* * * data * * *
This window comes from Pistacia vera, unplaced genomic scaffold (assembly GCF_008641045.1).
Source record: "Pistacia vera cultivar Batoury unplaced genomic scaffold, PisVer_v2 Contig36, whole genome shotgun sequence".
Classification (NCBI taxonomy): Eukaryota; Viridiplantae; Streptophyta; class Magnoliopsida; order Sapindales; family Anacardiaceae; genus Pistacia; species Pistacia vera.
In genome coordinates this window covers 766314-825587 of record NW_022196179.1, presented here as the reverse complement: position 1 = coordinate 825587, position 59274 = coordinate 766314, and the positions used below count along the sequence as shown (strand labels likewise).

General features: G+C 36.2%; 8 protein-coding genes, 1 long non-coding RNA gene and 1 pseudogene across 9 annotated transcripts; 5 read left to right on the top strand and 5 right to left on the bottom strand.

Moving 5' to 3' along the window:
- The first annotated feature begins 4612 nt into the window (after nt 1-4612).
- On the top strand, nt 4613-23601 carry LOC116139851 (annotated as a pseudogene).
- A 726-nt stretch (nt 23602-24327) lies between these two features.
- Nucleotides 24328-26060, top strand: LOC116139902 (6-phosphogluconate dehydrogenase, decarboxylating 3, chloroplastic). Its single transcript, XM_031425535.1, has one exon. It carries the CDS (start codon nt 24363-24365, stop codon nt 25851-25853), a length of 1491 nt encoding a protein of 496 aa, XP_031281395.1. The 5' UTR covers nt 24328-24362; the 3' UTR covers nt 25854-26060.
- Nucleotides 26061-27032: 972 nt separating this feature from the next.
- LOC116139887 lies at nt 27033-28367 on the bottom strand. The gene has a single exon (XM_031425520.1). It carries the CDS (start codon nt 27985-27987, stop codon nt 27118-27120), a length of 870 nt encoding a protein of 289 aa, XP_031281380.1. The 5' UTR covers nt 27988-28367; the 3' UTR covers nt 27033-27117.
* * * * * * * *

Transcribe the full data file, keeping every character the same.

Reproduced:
This window comes from Pistacia vera, unplaced genomic scaffold (assembly GCF_008641045.1).
Source record: "Pistacia vera cultivar Batoury unplaced genomic scaffold, PisVer_v2 Contig36, whole genome shotgun sequence".
Classification (NCBI taxonomy): Eukaryota; Viridiplantae; Streptophyta; class Magnoliopsida; order Sapindales; family Anacardiaceae; genus Pistacia; species Pistacia vera.
In genome coordinates this window covers 766314-825587 of record NW_022196179.1, presented here as the reverse complement: position 1 = coordinate 825587, position 59274 = coordinate 766314, and the positions used below count along the sequence as shown (strand labels likewise).

General features: G+C 36.2%; 8 protein-coding genes, 1 long non-coding RNA gene and 1 pseudogene across 9 annotated transcripts; 5 read left to right on the top strand and 5 right to left on the bottom strand.

Moving 5' to 3' along the window:
- The first annotated feature begins 4612 nt into the window (after nt 1-4612).
- On the top strand, nt 4613-23601 carry LOC116139851 (annotated as a pseudogene).
- A 726-nt stretch (nt 23602-24327) lies between these two features.
- Nucleotides 24328-26060, top strand: LOC116139902 (6-phosphogluconate dehydrogenase, decarboxylating 3, chloroplastic). Its single transcript, XM_031425535.1, has one exon. It carries the CDS (start codon nt 24363-24365, stop codon nt 25851-25853), a length of 1491 nt encoding a protein of 496 aa, XP_031281395.1. The 5' UTR covers nt 24328-24362; the 3' UTR covers nt 25854-26060.
- Nucleotides 26061-27032: 972 nt separating this feature from the next.
- LOC116139887 lies at nt 27033-28367 on the bottom strand. The gene has a single exon (XM_031425520.1). It carries the CDS (start codon nt 27985-27987, stop codon nt 27118-27120), a length of 870 nt encoding a protein of 289 aa, XP_031281380.1. The 5' UTR covers nt 27988-28367; the 3' UTR covers nt 27033-27117.